Employee appreciation leads to improved employee engagement. Having an engaged workforce is known to significantly boost productivity which is seen in organizations with highly engaged employees that report up to 22% higher productivity.
Healthcare Has a Turnover Problem
Healthcare market analysts at Becker’s Hospital Review report that that turnover in the healthcare vertical is bad and getting worse. Turnover in healthcare is second worst only to hospitality. This problem comes with a cost. Physician turnover alone can reach as high as $1 million per role, Recruiting Physicians Today. The average cost of turnover for a bedside RN is $40,038 which ranges from $28,400 all the way up to $51,700. This results in the average hospital losing between $3.6m – $6.5m per year to churn replacement cost.
While turnover rates of different roles within the healthcare sector vary, many signal dramatically high rates, some roles edging over 35% turnover rate. With an average turnover in the U.S. is about 13% annually, according to the U.S. Bureau of Statistics, that places Healthcare in dramatic terrain. Certified Nursing Assistant (CNAs) have seen recent turnover rates of 27.7%, while other roles like Physician Assistant (PAs) have seen 14.2% churn and Patient Care Techs (PCT) have shown 19.3% turnover.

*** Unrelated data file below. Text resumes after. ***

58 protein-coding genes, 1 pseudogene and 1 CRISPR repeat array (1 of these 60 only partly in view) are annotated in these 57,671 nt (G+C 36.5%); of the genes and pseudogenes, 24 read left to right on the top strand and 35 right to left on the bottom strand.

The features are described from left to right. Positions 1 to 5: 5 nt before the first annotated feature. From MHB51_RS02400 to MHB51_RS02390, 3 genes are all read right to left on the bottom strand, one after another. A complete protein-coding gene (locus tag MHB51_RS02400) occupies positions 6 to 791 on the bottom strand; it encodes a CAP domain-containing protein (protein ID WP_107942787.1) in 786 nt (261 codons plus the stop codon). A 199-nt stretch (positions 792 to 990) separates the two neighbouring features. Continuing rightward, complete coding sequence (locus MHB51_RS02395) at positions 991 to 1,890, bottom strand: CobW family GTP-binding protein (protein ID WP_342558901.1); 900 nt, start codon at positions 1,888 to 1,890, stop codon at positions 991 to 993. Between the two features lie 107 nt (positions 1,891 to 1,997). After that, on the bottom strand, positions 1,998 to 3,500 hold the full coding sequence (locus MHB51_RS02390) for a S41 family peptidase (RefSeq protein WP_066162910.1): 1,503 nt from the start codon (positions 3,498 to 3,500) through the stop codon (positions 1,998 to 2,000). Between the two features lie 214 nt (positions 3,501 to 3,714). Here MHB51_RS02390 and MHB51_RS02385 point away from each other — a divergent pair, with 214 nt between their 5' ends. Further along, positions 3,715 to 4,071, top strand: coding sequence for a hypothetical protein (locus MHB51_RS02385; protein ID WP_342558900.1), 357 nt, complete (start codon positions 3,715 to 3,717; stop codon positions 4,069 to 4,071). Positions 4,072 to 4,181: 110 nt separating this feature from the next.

Lack of recognition and engagement contributed to 44% of employees changing jobs. More than 91% of HR professionals believe that recognition and reward make employees more likely to stay.
Cultural Connections are Even More Challenging